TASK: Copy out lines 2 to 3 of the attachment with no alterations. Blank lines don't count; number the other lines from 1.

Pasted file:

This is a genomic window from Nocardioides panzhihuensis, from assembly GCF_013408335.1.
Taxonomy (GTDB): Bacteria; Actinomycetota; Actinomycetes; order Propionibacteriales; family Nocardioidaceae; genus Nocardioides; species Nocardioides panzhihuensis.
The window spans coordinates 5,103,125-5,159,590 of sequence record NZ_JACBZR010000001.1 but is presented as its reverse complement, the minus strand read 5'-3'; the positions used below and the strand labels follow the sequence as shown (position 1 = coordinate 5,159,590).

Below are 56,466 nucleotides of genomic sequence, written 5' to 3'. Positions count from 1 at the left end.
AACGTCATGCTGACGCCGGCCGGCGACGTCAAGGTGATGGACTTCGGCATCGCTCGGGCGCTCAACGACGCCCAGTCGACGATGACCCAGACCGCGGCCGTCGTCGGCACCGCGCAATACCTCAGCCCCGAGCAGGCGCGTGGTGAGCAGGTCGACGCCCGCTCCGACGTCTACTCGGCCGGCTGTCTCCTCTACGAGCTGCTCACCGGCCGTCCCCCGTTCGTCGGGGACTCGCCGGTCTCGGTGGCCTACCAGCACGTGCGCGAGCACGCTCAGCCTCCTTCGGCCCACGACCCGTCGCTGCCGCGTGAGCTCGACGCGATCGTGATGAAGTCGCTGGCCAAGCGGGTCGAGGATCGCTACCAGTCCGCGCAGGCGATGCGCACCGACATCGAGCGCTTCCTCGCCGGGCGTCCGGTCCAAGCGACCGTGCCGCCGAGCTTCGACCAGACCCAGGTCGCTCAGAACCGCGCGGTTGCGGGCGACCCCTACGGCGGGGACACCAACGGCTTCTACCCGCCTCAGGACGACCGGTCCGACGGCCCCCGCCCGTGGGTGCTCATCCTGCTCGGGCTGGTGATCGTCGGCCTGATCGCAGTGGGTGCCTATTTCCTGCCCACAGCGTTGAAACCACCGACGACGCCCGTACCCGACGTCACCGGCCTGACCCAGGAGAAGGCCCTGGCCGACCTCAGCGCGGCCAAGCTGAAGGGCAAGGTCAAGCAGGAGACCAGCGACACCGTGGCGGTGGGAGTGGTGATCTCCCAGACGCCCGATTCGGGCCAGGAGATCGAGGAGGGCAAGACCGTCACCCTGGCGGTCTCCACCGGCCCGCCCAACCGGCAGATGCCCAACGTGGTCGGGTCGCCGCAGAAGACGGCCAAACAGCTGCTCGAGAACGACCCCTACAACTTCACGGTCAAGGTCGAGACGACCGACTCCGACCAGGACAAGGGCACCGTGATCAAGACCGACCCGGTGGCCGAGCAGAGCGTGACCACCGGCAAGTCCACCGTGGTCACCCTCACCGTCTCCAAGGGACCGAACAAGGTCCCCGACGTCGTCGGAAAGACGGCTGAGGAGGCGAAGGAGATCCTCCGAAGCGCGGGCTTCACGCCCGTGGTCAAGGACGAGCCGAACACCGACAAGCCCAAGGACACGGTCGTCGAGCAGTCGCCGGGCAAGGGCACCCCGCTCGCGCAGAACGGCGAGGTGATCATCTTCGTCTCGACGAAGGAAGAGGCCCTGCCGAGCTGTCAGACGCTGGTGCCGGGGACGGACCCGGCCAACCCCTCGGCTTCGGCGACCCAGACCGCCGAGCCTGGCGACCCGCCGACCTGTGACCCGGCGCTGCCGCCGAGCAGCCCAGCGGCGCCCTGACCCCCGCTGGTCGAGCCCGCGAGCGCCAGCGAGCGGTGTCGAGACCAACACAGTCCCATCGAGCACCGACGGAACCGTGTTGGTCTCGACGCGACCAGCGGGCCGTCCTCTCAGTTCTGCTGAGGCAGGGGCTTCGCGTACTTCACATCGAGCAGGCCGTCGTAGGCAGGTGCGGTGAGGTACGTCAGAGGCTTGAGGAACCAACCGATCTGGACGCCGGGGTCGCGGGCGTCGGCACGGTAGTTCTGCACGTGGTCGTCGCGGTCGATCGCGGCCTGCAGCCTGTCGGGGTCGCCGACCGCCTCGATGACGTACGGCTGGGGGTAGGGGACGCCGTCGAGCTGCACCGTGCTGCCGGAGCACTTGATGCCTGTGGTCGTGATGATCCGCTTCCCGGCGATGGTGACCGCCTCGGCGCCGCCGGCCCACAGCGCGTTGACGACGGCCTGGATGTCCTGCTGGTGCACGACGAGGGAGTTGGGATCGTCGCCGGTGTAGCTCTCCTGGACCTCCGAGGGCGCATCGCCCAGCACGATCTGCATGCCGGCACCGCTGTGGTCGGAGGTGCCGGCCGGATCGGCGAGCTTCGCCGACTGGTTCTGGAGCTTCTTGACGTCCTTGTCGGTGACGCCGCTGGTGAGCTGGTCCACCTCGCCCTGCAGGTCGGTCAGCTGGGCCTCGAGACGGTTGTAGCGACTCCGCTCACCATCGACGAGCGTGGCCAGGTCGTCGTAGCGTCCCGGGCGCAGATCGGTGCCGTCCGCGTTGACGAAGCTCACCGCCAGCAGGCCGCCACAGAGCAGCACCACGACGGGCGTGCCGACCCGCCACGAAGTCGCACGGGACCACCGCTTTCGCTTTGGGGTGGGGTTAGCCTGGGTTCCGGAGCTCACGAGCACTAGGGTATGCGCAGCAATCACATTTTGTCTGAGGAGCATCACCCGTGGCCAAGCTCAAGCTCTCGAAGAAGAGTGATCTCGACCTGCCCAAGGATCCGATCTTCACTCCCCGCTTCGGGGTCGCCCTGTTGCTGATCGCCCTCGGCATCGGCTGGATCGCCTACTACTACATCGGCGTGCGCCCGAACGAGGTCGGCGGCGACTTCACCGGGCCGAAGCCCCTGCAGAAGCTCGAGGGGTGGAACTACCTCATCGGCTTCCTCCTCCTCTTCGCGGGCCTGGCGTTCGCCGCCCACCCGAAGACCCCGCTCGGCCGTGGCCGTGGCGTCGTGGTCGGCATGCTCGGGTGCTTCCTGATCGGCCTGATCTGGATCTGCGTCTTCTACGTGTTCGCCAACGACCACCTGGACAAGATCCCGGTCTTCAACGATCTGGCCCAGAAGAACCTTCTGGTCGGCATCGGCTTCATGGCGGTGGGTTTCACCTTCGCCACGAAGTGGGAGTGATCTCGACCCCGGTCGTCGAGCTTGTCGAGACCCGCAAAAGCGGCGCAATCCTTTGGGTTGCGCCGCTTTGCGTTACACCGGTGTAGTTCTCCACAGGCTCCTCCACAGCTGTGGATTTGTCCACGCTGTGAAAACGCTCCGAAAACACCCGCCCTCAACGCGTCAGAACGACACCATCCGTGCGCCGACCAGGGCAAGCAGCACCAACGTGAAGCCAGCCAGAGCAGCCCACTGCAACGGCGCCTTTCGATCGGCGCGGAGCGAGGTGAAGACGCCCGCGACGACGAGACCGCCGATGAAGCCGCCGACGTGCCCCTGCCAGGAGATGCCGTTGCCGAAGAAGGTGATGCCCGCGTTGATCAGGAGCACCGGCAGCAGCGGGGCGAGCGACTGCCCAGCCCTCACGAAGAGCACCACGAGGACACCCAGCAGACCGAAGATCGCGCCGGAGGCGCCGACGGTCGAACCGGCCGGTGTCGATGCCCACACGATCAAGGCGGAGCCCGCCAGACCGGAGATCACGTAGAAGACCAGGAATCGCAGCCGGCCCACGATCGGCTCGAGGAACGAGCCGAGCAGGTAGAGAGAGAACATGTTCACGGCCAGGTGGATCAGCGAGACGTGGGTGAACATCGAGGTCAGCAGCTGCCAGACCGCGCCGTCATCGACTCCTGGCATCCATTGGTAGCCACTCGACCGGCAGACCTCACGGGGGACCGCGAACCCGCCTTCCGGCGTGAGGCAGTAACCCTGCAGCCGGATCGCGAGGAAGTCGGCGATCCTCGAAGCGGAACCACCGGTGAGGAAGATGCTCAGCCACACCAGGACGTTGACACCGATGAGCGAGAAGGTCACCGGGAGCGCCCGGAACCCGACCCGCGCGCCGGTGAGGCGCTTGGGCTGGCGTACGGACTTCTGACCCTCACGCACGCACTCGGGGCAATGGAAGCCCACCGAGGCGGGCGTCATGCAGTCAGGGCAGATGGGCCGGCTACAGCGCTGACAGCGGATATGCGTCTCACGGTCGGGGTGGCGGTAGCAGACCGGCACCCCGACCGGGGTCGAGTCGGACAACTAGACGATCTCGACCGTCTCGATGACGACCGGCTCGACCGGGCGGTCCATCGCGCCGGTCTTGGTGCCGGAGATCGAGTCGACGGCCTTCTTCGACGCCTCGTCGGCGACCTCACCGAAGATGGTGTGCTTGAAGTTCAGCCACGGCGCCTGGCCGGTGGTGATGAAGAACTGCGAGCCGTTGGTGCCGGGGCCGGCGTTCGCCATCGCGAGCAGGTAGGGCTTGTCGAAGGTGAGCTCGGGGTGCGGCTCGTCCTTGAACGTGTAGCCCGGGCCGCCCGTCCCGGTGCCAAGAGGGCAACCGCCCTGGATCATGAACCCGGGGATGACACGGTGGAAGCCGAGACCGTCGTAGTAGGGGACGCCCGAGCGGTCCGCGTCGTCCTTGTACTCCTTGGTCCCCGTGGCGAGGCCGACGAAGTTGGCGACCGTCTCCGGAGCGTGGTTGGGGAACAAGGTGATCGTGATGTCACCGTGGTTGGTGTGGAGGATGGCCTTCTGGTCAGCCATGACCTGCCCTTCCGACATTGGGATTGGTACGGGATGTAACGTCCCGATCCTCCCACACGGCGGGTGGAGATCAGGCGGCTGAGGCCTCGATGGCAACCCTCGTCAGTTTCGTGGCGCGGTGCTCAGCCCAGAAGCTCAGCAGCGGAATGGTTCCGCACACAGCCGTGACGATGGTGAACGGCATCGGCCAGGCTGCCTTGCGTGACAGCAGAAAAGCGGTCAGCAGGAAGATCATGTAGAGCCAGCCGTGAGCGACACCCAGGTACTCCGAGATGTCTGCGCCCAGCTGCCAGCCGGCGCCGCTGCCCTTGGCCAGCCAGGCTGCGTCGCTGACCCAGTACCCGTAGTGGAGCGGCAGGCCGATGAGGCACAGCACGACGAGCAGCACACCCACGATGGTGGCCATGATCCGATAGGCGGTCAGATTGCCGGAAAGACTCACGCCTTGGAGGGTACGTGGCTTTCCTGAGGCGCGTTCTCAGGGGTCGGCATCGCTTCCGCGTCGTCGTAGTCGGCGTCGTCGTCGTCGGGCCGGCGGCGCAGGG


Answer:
Taxonomy (GTDB): Bacteria; Actinomycetota; Actinomycetes; order Propionibacteriales; family Nocardioidaceae; genus Nocardioides; species Nocardioides panzhihuensis.
The window spans coordinates 5,103,125-5,159,590 of sequence record NZ_JACBZR010000001.1 but is presented as its reverse complement, the minus strand read 5'-3'; the positions used below and the strand labels follow the sequence as shown (position 1 = coordinate 5,159,590).